Fig 2 Three dimensions of planning for innovative change, Organization & Environ, States & Guides, Local & Global
Fig 2 Three dimensions of planning for innovative change, Organization & Environ, States & Guides, Local & Global

 

I do hope the above is helpful
for where SDG implementations can go for advice.

My real reason for writing, …and offering this way of understanding transformational change,… is the oddly disastrous pattern of excluded indicators in the official statistics for the SDG’s.  The measures of ESG impacts that businesses are told to report as measures of their responsibility, have many more exclusions than inclusions.

It is possibly unintentional but oddly very boldly “hidden in sight”, the clear exclusion of all responsibility for the disruptive impacts of business and investor money decisions.   It comes from the modern continuation of the ancient practice of excluding all business responsibility for economic “externalities” of the choices for what to profit from.   Some impacts of what to profit from no one in the past would have know about.   Now we really do know most of them.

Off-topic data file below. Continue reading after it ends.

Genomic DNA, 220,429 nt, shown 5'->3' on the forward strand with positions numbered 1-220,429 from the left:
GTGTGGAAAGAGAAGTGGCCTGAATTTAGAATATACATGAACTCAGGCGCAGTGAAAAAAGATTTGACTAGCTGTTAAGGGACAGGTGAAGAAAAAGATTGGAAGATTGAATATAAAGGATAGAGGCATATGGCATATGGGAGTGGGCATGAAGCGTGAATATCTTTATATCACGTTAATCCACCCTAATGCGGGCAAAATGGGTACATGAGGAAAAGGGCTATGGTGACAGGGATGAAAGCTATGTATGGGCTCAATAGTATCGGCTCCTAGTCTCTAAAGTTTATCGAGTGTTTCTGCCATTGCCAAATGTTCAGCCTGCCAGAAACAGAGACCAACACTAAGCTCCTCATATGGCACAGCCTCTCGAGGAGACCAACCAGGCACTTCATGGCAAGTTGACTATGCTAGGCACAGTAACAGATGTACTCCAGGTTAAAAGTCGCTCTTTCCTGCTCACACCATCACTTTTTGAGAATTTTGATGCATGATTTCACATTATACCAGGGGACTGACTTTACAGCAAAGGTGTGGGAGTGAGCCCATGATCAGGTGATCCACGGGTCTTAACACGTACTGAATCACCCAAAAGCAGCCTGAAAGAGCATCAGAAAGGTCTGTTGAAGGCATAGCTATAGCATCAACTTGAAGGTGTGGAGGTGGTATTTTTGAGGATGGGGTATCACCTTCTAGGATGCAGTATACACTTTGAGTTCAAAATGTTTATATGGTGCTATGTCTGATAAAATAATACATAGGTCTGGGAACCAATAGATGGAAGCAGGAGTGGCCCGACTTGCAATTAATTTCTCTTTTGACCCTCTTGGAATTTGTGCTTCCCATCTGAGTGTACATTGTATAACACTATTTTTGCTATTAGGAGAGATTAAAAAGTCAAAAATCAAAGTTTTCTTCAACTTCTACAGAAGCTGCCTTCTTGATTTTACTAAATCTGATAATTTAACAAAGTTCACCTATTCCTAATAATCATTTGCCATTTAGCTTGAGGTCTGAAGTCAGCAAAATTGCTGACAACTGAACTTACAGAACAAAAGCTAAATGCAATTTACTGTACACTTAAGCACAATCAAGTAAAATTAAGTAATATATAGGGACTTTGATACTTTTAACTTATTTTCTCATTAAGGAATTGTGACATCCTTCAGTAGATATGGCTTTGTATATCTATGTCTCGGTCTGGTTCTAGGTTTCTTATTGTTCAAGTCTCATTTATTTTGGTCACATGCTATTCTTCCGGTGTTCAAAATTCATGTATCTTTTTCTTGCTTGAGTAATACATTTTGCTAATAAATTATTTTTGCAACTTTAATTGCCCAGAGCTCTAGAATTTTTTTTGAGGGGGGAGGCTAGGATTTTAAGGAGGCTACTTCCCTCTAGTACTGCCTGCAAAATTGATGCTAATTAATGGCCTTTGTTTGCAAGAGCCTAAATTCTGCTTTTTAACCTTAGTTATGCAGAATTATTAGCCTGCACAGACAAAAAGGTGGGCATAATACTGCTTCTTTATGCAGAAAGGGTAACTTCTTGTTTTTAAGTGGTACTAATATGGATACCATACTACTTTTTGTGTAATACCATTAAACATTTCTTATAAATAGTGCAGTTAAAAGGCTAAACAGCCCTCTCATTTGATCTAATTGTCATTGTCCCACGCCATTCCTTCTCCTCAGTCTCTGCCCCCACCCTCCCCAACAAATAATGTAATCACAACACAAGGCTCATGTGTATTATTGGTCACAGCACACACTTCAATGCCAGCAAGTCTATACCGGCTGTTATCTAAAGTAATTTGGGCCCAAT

The very largest exclusion from business impact reporting, though, is one that anyone would always have known about.   It’s all the human consumption that business revenue pays for to obtain human services, ALL of it, as if those impacts had no environmental cost.   That one accounting exclusion is commonly five or ten times the impacts the rules say businesses should count.   The indication is that we have not started doing any form of sustainable development yet, systematically making decisions as if 80-90% of the impacts don’t exist.

At the UN and in writing to people I’ve been finding most people understand all this fairly quickly, …but then avoid engaging in discussion, the worst of all possible responses for our world.   The cover-up and avoidance is always the bigger crime.

I urge you to respond to the challenge.

There’s a simple way, too,
include in SD reports one new indicator,  “global share of GDP impacts” proportional to share of global GDP

It’s really important to start the discussion.